In their projects, the researchers will study families of babies with Down syndrome (Marcela) and the upbringing of children and adolescents with intellectual disabilities (Paulina).
By Gabriela Campillo.
MICARE’s alternate director, Marcela Tenorio, and our research associate Paulina Arango, each won the National Fund of Scientific and Technologic Development (FONDECYT by its acronym in Spanish), given by the National Agency of Research and Development (ANID) from the Ministry of Science, Technology, Knowledge and Innovation.
The main goal of Marcela’s study is to analyze the relationships between the interactions established by parents of babies with Down syndrome, with the development of their adaptive behaviours.
The research seeks to advance in the development of a comprehensive model that supports a multilevel intervention program that can improve the quality of life of these families.
Why is this important?
The scientific study of conditions with Down syndrome that are associated with intellectual disabilities is essential for us to move towards comprehensive models and forms of support based on evidence.
This will also allow transforming the social fabric for the full exercise of rights of this group and their families.
What does Marcela’s study imply in practice?
120 children and their parents will participate in this study. 60 minors live with Down syndrome between 12 and 36 months, and 60 minors present typical development.
Of these families, 40 will be invited to participate in a program aimed at improving early interactions.
“We are happy to move forward in the area of disability studies in Chile. We invite interested families and institutions to contact us”, says Marcela Tenorio, alternate director of MICARE and academic of Psychology at Universidad de los Andes.
The aim of Paulina’s study is to explore the impact that parenting attitudes and styles have on the mental health problems of parents versus the challenging behaviours of their children with intellectual disabilities.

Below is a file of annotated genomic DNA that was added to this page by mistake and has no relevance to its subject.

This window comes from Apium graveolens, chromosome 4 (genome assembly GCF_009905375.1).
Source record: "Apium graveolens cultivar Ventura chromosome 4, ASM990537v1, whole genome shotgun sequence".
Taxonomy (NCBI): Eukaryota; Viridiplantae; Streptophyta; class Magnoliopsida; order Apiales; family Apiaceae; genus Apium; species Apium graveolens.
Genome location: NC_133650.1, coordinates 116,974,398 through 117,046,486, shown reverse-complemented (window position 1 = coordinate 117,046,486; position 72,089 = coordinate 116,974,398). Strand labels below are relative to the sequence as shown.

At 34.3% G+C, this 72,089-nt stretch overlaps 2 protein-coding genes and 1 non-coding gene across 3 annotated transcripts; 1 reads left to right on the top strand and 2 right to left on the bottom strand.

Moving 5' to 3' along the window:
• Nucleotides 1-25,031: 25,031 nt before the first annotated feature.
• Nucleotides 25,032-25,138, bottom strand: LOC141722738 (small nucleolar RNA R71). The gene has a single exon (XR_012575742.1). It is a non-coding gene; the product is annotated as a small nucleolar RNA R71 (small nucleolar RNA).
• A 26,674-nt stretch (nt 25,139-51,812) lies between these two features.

Why is this study important?
“Being a parent of a child with a developmental disorder has many challenges and associated satisfaction. When that child becomes an adolescent, the challenges can be even greater as the child becomes an autonomous and independent adult”, says Paulina Arango.
This research is expected to provide valuable information to better understand the factors related to the high prevalence of behavioural difficulties in children and adolescents with intellectual disabilities.
The project also seeks to shed light on relevant areas for the design of interventions and the development of public policies that favour the quality of life and social inclusion of people with intellectual disabilities and their families.
What does Paulina’s study imply in practice?
The study has two parts. In the first one, 250 parents of children and adolescents with intellectual disabilities between the ages of 8 and 17 will participate, who will be asked to answer some questionnaires about their mental health, raising their children, their strengths and difficulties.
In the second part, 25 parents who participated in the first study will be interviewed, with the aim of deepening their experiences and perceptions as parents of a child or adolescent with intellectual disabilities.
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